So, yeah. One party elects racists to leadership posts, and the other has a difference about who should be in the leadership post. I think this isn’t really that big of a deal and it at least shows the Democrats will think with their own heads instead of blindly following leadership. After the Tom DeLay years, I think we need some more of that.

    It’s going to be fun today, though, when the GOP sends the same people that sent them to defeat to keep leading them in the House.

  16. Erica says:

    Ad hominem only applies if the accusation is untrue.

    They teach you that in law school? Ask for your money back. Argumentum ad hominem is the fallacy of assuming your opponent’s argument is rebutted simply because you’ve called them a dirty name.

    Is threatening a senior member of your caucus not a strong-arm tactic?

    Well, it didn’t work, did it? Couldn’t have been that strong, then.

    But look, this is exactly what I’m talking about; how Pelosi’s gender will be used to submarine her at every turn by conservatives. Tactics that they would praise as “strong” or “decisive” or “showing leadership” when a man is doing them become “shrill” and “bitchy” simply because Pelosi has a uterus. It’s no surprise that conservatives don’t think a woman is capable of being Speaker of the House – they invoked her name and gender as a scare tactic all election – but I would have figured that they would have tried to hide their sexism a little harder.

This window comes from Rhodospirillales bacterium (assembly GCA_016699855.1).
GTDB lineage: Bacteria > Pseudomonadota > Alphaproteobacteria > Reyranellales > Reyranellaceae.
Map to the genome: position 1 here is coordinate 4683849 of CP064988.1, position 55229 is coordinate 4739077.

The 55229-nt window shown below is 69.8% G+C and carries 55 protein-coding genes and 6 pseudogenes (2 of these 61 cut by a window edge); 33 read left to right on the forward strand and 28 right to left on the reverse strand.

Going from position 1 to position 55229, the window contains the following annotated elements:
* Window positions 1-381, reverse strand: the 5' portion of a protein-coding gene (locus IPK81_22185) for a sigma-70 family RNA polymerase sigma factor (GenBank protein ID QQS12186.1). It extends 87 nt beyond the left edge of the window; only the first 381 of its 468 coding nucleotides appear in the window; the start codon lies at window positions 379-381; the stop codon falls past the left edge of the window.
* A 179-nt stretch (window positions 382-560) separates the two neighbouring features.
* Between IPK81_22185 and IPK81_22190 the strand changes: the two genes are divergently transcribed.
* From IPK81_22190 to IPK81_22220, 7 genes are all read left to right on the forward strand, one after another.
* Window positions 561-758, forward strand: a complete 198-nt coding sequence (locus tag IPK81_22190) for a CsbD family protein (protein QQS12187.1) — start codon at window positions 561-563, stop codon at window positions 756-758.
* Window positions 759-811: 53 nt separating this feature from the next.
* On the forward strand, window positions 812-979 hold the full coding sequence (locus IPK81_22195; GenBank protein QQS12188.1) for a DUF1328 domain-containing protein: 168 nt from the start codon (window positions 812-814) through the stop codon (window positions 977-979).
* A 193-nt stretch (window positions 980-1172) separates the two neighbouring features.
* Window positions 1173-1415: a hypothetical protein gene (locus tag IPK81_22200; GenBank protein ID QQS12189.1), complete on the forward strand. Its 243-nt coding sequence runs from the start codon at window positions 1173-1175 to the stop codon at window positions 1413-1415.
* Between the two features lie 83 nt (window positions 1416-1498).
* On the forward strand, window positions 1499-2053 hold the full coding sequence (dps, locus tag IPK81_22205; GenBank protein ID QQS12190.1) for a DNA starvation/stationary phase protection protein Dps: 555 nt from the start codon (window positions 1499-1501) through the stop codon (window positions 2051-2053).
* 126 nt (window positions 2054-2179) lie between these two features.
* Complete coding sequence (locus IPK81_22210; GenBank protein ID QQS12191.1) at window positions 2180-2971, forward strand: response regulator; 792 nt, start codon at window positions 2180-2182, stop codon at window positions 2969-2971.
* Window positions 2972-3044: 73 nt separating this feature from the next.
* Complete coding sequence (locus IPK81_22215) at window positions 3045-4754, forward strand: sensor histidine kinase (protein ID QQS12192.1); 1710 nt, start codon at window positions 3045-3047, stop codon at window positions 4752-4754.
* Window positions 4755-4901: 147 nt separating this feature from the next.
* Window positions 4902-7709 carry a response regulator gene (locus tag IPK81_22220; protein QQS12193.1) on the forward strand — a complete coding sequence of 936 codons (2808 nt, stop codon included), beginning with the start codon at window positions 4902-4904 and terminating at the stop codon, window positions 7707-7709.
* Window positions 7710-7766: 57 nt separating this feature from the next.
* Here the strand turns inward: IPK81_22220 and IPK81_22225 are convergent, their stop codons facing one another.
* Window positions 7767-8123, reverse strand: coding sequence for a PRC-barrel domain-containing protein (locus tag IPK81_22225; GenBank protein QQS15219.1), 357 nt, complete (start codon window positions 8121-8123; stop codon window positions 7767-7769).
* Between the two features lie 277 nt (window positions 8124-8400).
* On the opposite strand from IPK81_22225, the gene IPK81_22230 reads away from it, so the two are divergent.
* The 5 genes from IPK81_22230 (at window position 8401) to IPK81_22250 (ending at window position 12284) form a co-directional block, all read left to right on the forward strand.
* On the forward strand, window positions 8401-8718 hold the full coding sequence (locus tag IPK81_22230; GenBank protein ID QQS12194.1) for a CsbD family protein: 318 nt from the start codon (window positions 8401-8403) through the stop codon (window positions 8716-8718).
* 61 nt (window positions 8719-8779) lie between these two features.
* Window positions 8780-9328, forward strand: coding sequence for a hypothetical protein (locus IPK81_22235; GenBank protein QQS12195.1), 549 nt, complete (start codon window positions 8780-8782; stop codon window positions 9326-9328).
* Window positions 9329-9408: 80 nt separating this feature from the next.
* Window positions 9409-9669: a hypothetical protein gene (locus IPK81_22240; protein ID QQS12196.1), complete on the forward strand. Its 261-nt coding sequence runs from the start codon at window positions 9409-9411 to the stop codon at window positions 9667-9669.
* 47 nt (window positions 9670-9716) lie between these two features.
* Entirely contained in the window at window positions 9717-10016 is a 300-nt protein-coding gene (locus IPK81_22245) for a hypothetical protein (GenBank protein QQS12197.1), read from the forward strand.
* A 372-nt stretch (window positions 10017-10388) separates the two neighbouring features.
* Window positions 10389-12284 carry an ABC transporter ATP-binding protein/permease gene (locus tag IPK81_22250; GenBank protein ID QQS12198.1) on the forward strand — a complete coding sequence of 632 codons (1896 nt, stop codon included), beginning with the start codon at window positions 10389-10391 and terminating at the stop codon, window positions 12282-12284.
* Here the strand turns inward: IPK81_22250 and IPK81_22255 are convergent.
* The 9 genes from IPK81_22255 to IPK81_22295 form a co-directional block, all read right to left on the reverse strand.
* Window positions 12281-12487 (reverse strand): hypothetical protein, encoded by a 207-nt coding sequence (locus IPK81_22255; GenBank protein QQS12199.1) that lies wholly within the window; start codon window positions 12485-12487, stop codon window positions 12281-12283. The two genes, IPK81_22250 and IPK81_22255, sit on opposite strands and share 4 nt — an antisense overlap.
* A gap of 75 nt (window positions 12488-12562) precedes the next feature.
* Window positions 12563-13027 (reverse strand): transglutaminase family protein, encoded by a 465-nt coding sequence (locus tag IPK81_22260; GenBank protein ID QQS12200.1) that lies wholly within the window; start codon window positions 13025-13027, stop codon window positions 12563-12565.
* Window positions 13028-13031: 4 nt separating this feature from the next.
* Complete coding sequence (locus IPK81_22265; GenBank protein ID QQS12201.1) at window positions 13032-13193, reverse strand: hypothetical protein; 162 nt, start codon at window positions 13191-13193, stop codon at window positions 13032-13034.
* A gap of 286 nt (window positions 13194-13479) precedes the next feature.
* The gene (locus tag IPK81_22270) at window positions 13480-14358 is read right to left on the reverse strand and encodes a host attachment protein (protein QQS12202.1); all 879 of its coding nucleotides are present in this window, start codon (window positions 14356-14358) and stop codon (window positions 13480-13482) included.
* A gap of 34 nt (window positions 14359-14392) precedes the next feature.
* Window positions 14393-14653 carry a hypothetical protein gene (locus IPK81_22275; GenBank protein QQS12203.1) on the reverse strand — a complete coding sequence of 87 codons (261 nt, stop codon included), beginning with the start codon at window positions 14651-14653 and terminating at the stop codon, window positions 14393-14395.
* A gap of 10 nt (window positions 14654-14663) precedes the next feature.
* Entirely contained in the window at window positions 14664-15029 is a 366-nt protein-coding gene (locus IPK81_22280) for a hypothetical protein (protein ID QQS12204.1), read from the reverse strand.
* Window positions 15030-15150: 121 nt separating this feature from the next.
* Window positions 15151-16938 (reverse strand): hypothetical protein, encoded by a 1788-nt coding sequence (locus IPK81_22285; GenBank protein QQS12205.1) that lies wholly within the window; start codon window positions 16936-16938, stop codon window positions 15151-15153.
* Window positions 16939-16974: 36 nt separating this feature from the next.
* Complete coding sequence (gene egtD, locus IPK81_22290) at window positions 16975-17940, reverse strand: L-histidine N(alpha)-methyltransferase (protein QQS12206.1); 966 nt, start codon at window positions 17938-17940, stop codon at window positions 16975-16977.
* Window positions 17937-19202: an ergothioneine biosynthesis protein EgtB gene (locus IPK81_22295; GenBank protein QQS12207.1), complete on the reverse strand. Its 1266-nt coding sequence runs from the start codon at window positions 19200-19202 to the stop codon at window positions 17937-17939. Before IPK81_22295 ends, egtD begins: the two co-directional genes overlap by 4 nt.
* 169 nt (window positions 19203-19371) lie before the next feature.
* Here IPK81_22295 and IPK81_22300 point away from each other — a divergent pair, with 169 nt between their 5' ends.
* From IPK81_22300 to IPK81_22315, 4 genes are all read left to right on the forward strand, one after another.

17. Jay Reding says:

    They teach you that in law school? Ask for your money back. Argumentum ad hominem is the fallacy of assuming your opponent’s argument is rebutted simply because you’ve called them a dirty name.

    Not quite.

    I stated that your comments are poor, relying on bad faith arguments that boil down to “all conservatives are racists|sexists|bigots|homoephobes|doodyheads” — which you continue to prove. That is not an ad hominem, that so happens to be the truth.

    Well, it didn’t work, did it? Couldn’t have been that strong, then.

    That’s just daft. If I threaten to beat you with a baseball bat if you don’t wear a T-shirt that says “I (heart) George W. Bush” and you refuse, then you’d argue I didn’t make a threat. The existence of a threat does not at all depend on that threat being successful, and it’s ridiculous to argue that threatening to remove Congressional committee assignments is not a strong-arm tactic.

    But look, this is exactly what I’m talking about; how Pelosi’s gender will be used to submarine her at every turn by conservatives.

    You’re the one who brought up Speaker Pelosi’s gender.

    Tactics that they would praise as “strong” or “decisive” or “showing leadership” when a man is doing them become “shrill” and “bitchy” simply because Pelosi has a uterus.

    Except no one but you used the term “shrill” or “bitchy.” What Pelosi did to Rep. Rangel was dumb regardless of the position of one’s genitalia.

    It’s no surprise that conservatives don’t think a woman is capable of being Speaker of the House – they invoked her name and gender as a scare tactic all election – but I would have figured that they would have tried to hide their sexism a little harder.

    This is exactly what I meant when I mentioned an argument in bad faith. The issue was never Pelosi’s gender, but the fact that she’s a San Francisco liberal whose views are dramatically outside the American mainstream. Evidently you’d prefer to bash away at a nice straw man rather than deal with the arguments being made, but if liberals had any conception of logical argument or reason, most of them wouldn’t be liberals anymore.